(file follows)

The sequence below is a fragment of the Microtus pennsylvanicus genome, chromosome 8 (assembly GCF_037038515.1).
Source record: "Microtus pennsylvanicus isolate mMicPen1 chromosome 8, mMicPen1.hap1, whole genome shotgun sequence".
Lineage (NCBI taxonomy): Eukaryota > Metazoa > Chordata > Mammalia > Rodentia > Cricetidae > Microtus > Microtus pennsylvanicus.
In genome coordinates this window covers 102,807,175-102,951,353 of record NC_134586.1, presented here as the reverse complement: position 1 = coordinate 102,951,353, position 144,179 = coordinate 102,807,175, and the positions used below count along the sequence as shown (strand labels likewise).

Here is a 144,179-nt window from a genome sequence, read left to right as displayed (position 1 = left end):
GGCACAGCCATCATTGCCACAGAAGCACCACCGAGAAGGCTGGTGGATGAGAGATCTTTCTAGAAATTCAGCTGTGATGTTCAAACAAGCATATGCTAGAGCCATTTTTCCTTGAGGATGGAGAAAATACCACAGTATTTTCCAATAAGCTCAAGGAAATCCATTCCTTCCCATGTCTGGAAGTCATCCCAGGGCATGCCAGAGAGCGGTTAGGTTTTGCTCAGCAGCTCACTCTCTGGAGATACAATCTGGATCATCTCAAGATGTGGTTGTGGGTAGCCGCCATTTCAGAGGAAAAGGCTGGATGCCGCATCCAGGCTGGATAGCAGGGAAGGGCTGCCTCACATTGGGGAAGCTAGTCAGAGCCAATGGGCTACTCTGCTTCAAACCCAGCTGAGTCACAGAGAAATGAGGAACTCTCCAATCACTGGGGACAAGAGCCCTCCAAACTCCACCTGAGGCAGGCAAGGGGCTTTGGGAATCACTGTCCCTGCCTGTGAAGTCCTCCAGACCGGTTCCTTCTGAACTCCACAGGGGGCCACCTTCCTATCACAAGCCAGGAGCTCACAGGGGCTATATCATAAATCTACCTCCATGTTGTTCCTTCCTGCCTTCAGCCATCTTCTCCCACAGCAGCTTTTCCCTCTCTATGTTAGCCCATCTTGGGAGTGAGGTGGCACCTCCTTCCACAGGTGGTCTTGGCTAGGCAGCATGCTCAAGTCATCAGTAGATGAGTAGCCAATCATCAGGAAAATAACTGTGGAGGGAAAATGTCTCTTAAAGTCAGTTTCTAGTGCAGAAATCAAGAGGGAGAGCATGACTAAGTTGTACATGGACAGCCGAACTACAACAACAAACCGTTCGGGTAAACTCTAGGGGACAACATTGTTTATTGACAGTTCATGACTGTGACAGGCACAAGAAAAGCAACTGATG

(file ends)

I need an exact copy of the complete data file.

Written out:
The sequence below is a fragment of the Microtus pennsylvanicus genome, chromosome 8 (assembly GCF_037038515.1).
Source record: "Microtus pennsylvanicus isolate mMicPen1 chromosome 8, mMicPen1.hap1, whole genome shotgun sequence".
Lineage (NCBI taxonomy): Eukaryota > Metazoa > Chordata > Mammalia > Rodentia > Cricetidae > Microtus > Microtus pennsylvanicus.
In genome coordinates this window covers 102,807,175-102,951,353 of record NC_134586.1, presented here as the reverse complement: position 1 = coordinate 102,951,353, position 144,179 = coordinate 102,807,175, and the positions used below count along the sequence as shown (strand labels likewise).

Here is a 144,179-nt window from a genome sequence, read left to right as displayed (position 1 = left end):
GGCACAGCCATCATTGCCACAGAAGCACCACCGAGAAGGCTGGTGGATGAGAGATCTTTCTAGAAATTCAGCTGTGATGTTCAAACAAGCATATGCTAGAGCCATTTTTCCTTGAGGATGGAGAAAATACCACAGTATTTTCCAATAAGCTCAAGGAAATCCATTCCTTCCCATGTCTGGAAGTCATCCCAGGGCATGCCAGAGAGCGGTTAGGTTTTGCTCAGCAGCTCACTCTCTGGAGATACAATCTGGATCATCTCAAGATGTGGTTGTGGGTAGCCGCCATTTCAGAGGAAAAGGCTGGATGCCGCATCCAGGCTGGATAGCAGGGAAGGGCTGCCTCACATTGGGGAAGCTAGTCAGAGCCAATGGGCTACTCTGCTTCAAACCCAGCTGAGTCACAGAGAAATGAGGAACTCTCCAATCACTGGGGACAAGAGCCCTCCAAACTCCACCTGAGGCAGGCAAGGGGCTTTGGGAATCACTGTCCCTGCCTGTGAAGTCCTCCAGACCGGTTCCTTCTGAACTCCACAGGGGGCCACCTTCCTATCACAAGCCAGGAGCTCACAGGGGCTATATCATAAATCTACCTCCATGTTGTTCCTTCCTGCCTTCAGCCATCTTCTCCCACAGCAGCTTTTCCCTCTCTATGTTAGCCCATCTTGGGAGTGAGGTGGCACCTCCTTCCACAGGTGGTCTTGGCTAGGCAGCATGCTCAAGTCATCAGTAGATGAGTAGCCAATCATCAGGAAAATAACTGTGGAGGGAAAATGTCTCTTAAAGTCAGTTTCTAGTGCAGAAATCAAGAGGGAGAGCATGACTAAGTTGTACATGGACAGCCGAACTACAACAACAAACCGTTCGGGTAAACTCTAGGGGACAACATTGTTTATTGACAGTTCATGACTGTGACAGGCACAAGAAAAGCAACTGATG